Men like Wilhelm Nölling, former member of the German Central Bank Council, and Wilhelm Hankel, an economics professor critical of the euro, have been out of the spotlight for years. In the 1990s, they fought against the introduction of the common currency, even calling on Germany's high court to prevent the creation of the euro zone. But none of it worked.
Now both men are in demand again, and the old euro critics' beliefs are more relevant than ever. Were the skeptics right back then, when they said Europe wasn't ready for the euro zone? Were the differences too great and the politicians too weak to ensure a strict and stable course?
Is the euro's high flight over now too? The news these days is alarming. It's causing a commotion on financial markets and intense discussion in capitals across Europe, as well as in Frankfurt, seat of the European Central Bank (ECB).
Brussels took a hard line with Athens last week. Greece must cut costs drastically under close European Union supervision, a sacrifice of a share of its sovereignty. Risk premiums for Greek government bonds have risen drastically, and the country has to pay higher and higher charges.
The Possibility of State Bankruptcies
Accruing debt is becoming increasingly expensive for other countries in the euro zone as well, among them Portugal and Spain. The southern members of the euro zone are especially being eyed with mistrust. Speculators are betting that bonds will continue to fall and that, eventually, the countries won't be able to borrow any more money at all. State bankruptcies are seen as a possibility.
"We've reached a point where it's possible to deal individual countries a lethal blow by downgrading their credit and boycotting their government bonds," Nölling warns.
Many are now wondering how the stronger euro-zone countries should react -- whether it's possible to help the weaker ones without jeopardizing themselves and the common currency. Furthermore, there is a risk that euro-zone members will continue to grow apart economically, a trend that could cause the monetary union to eventually collapse.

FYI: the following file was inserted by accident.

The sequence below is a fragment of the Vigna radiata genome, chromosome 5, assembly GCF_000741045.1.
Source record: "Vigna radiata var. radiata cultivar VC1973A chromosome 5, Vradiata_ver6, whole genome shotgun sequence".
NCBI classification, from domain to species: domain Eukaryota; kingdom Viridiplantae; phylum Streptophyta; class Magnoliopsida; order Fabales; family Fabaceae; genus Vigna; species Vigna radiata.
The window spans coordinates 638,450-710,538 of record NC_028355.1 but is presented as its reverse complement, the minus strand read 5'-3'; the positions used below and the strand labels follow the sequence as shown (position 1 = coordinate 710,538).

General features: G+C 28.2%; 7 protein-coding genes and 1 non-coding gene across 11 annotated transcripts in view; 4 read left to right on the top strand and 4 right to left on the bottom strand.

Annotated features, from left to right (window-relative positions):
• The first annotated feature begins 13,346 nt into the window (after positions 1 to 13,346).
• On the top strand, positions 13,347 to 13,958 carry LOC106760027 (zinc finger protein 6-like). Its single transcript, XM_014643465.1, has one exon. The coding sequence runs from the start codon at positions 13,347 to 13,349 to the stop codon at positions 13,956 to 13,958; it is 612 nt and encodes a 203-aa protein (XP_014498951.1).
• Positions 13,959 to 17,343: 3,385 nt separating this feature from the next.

Doing nothing is not an option. In light of the national debt in Greece, Portugal, Spain and Ireland, the euro zone is in danger of transforming from a "common destiny to a common liability," Nölling says.
And so it won't be any ordinary meeting when finance ministers from the 16-euro zone countries meet for a regularly scheduled get-together in Brussels next Monday. The European Commission plans to assign each country homework to be completed in the coming years.
Cohesion and Stability
The Commission doesn't hold Greece solely responsible for the current euro woes. Experts close to Economic and Monetary Affairs Commissioner Joaquín Almunia say nearly every participating country is compromising the cohesion and stability of the common currency.
"The combination of decreasing competitiveness and excessive accumulation of national debt is alarming," the experts wrote in a recent report, adding that if the member countries don't get their problems under control, it will "jeopardize the cohesion of the monetary union."